- 6 Mass Awareness Sessions held by MRCS. It seems that 21,689 young people were educated at these sessions. They must have been big events with more than 3,5000 young people attending each. Of the 21,689 young people reached, 3,259 were reportedly provided with counseling. FHAM reports this as video shows, TV spots, public talks, festivals. Possibly unfairly, but mass awareness sessions in Burma brings to mind having to listen to mind-numbing speeches given by mind-numbed government apparatchiks to people, who have been rounded up and forced to listen. We might be cynical, but if any of the poor participants were left awake at the end, maybe they picked up something about HIV/AIDS, but who knows what.
- 30,917 pamphlets or HIV/AIDS educational materials distributed, possibly at the mass rallies. At least local the printeries must be doing well. (Wonder, who owns them?) Am I being cynical to suggest that there might be lots of pamphlets lying around in some near empty MRCS warehouse? Hopefully, they were put to better use pasted on the walls of people’s homes to improve insulation.
- 2 Workshops for healthcare providers and 91 peer educators trained
- 72 people referred to services for sexually transmitted diseases. Maybe after the mass meetings or a discussion at the tea-shop, the educators tell their peers “Hey you better go and get a test. Could have caught something”
- Lots of Meetings
- 46 advocacy meetings
- 48 multi-sector meetings
Does anything more need to be said about this? The New Light of Myanmar comes to mind. The meeting was held and advice was given.
- 5 drop in centres (established or run was not specified) and 58 workshops were held, presumably in the drop in centres. From this 868 intravenous drug users (IDU) were reached. 1 of these was referred for drug treatment, and 96 received HIV tests.
- 48,000 syringes were distributed, though none were 868 – an usual needle exchange program. It is not clear, who obtained the syringes, but presumably they were distributed to the 868 IDU’s reached.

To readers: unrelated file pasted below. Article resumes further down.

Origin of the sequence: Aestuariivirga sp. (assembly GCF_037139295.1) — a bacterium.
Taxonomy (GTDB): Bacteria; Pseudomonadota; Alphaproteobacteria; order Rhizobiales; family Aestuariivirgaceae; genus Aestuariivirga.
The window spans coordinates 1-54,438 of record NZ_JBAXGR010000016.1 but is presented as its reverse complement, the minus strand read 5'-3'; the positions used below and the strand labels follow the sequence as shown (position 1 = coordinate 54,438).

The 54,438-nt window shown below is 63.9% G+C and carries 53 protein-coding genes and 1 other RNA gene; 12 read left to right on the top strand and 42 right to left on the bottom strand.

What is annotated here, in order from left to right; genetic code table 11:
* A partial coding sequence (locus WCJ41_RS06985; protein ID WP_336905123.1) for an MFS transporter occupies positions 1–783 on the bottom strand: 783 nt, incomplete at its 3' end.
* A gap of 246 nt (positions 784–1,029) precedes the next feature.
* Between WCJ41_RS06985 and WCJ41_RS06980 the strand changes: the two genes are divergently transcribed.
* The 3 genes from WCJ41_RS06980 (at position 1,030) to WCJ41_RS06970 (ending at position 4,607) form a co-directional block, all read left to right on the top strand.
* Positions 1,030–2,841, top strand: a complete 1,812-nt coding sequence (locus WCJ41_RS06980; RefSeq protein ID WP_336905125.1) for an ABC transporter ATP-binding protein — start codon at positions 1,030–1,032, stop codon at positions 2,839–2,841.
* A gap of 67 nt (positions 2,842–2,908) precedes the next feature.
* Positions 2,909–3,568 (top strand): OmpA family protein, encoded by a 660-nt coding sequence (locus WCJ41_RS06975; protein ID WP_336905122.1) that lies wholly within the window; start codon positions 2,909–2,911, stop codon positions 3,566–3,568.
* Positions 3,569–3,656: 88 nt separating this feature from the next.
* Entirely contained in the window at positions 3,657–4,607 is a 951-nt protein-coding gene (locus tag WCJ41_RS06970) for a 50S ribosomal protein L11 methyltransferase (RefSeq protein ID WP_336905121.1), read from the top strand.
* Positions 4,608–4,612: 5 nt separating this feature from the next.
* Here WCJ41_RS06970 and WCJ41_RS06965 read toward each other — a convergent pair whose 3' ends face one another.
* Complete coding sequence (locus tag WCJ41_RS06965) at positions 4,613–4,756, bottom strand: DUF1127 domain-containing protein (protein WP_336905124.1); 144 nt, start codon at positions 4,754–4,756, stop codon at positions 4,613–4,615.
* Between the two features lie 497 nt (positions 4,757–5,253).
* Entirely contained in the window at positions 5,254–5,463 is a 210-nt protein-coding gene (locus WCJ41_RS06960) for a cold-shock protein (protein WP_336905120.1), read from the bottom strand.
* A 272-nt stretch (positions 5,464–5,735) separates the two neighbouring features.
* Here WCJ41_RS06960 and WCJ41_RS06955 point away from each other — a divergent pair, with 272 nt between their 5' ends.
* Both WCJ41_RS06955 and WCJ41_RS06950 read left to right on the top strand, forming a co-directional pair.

- Total of 9 reports, which included 8 evaluations, reviews and 1 survey were undertaken. None of these have been made public.
- 13,649 condoms 30,995 pamphlets distributed
- 110 health education sessions & 10 mass awareness sessions, though no-one was reported as being reached. Maybe there was no-one at the meetings. 31 advocacy meetings were also held, though it is not clear, who with or what for.
- 91 peer educators trained & 14 workshops. It is not clear that these are in addition to the original training provided for the 91 peer educators, or whether it took 14 workshops to train 91 peer educators
- 10 workshops for non-health professionals & non-peer educators
- 2 large companies with HIV/AIDS policies
- 38 people referred for HIV tests
- 142,599 condoms and 335,000 pamphlets were distributed
- 33 advocacy meetings were held, though there is no information for what or with whom these were held. Another 83 multi-sectoral meetings were also held, with no more information provided.
- 30 peer educators trained and 5 workshops for peer educators. As with the MBCA it is not clear that it took 5 workshops to train the 30 peer educators or these were in additional to the original education provided.
- 689 education sessions held, where 462 were reached, with 29 receiving counseling. As only 462 people were reached, some of these education sessions must have been without participants.
- 1 needs assessment and 1 base-line study were conducted. Again these are not publicly available.
- 418 people were given HIV tests
- 400 received with AIDS received home based care
- 1,012 with HIVS were treated for opportunistic infections
Comparison of the Costs of Outreach of Burmese NGOS
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Average No. People at each Health Education Session
Cost of each Education Session